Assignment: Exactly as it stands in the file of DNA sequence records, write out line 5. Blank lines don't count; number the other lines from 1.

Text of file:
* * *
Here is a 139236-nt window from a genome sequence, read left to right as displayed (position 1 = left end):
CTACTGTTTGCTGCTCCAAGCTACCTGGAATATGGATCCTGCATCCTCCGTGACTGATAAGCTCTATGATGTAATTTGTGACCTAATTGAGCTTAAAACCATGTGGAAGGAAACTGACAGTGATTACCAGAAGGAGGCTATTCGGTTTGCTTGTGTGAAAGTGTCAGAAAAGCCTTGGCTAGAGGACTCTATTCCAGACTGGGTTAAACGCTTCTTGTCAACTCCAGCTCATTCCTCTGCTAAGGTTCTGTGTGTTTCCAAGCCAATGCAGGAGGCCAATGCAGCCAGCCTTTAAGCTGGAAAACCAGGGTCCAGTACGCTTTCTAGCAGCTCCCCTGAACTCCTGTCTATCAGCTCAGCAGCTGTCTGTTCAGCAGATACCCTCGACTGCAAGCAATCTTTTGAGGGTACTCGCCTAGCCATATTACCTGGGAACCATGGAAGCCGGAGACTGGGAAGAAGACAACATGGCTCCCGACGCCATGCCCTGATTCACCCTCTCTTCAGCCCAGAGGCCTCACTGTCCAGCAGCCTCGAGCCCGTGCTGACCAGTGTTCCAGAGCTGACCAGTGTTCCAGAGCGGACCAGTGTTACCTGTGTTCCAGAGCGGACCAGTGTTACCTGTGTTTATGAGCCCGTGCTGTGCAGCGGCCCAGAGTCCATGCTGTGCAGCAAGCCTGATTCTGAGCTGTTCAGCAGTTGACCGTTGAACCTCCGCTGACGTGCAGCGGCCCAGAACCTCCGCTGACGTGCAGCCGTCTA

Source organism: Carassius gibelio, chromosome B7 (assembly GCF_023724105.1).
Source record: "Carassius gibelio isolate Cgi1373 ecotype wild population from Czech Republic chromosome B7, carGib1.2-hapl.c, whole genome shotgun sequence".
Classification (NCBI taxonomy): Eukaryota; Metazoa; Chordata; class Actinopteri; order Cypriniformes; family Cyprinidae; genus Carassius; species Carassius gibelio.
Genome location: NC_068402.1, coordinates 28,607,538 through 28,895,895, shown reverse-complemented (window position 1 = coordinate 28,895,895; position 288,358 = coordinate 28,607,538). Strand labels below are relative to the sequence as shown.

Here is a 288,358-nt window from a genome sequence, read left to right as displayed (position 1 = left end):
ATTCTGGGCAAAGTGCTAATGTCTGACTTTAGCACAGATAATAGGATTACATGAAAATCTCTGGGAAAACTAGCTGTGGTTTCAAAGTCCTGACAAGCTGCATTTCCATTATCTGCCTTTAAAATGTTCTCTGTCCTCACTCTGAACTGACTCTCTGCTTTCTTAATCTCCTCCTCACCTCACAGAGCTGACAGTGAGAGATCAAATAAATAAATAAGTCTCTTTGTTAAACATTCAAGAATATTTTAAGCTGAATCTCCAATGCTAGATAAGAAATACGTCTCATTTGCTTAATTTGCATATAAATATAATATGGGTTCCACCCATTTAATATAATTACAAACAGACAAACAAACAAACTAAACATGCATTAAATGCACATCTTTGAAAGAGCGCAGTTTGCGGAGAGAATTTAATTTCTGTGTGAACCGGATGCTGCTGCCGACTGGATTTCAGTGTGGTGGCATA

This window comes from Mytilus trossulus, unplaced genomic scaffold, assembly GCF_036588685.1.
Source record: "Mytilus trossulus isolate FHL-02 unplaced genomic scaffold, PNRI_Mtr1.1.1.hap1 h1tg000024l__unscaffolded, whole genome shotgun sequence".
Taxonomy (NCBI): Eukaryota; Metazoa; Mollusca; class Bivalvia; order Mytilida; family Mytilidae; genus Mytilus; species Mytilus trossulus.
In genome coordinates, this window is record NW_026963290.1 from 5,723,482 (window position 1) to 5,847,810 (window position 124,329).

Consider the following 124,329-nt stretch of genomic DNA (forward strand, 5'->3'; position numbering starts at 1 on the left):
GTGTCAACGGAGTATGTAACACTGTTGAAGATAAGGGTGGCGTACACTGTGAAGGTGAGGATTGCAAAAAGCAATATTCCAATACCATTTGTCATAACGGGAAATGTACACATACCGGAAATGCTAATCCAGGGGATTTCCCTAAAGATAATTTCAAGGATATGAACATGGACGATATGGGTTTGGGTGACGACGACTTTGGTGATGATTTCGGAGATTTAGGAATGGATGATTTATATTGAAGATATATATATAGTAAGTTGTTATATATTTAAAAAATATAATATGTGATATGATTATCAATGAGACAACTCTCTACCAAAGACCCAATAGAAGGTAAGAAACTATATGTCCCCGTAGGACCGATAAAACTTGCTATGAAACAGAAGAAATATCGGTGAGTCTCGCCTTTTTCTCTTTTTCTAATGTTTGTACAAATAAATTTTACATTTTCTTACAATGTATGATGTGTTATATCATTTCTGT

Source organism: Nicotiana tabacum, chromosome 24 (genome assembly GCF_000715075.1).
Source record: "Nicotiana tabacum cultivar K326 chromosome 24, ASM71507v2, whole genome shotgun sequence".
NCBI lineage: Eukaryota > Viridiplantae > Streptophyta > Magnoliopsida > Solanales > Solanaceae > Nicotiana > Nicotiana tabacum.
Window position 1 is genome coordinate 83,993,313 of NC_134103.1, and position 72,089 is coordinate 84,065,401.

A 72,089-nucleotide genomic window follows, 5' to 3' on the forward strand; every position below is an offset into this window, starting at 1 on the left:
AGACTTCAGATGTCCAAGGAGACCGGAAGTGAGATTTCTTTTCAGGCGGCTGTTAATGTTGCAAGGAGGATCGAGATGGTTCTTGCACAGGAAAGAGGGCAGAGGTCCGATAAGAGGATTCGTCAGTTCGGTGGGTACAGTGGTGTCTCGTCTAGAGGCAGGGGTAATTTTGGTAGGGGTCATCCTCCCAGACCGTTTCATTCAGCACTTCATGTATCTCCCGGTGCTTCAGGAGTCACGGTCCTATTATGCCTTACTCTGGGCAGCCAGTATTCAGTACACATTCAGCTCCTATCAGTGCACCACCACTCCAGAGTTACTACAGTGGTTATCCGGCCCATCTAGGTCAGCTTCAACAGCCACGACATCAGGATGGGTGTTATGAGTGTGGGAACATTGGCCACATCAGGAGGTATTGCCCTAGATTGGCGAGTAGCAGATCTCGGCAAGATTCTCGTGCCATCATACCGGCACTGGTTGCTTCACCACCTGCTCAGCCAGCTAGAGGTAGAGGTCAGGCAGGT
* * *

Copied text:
Classification (NCBI taxonomy): Eukaryota; Metazoa; Chordata; class Actinopteri; order Cypriniformes; family Cyprinidae; genus Carassius; species Carassius gibelio.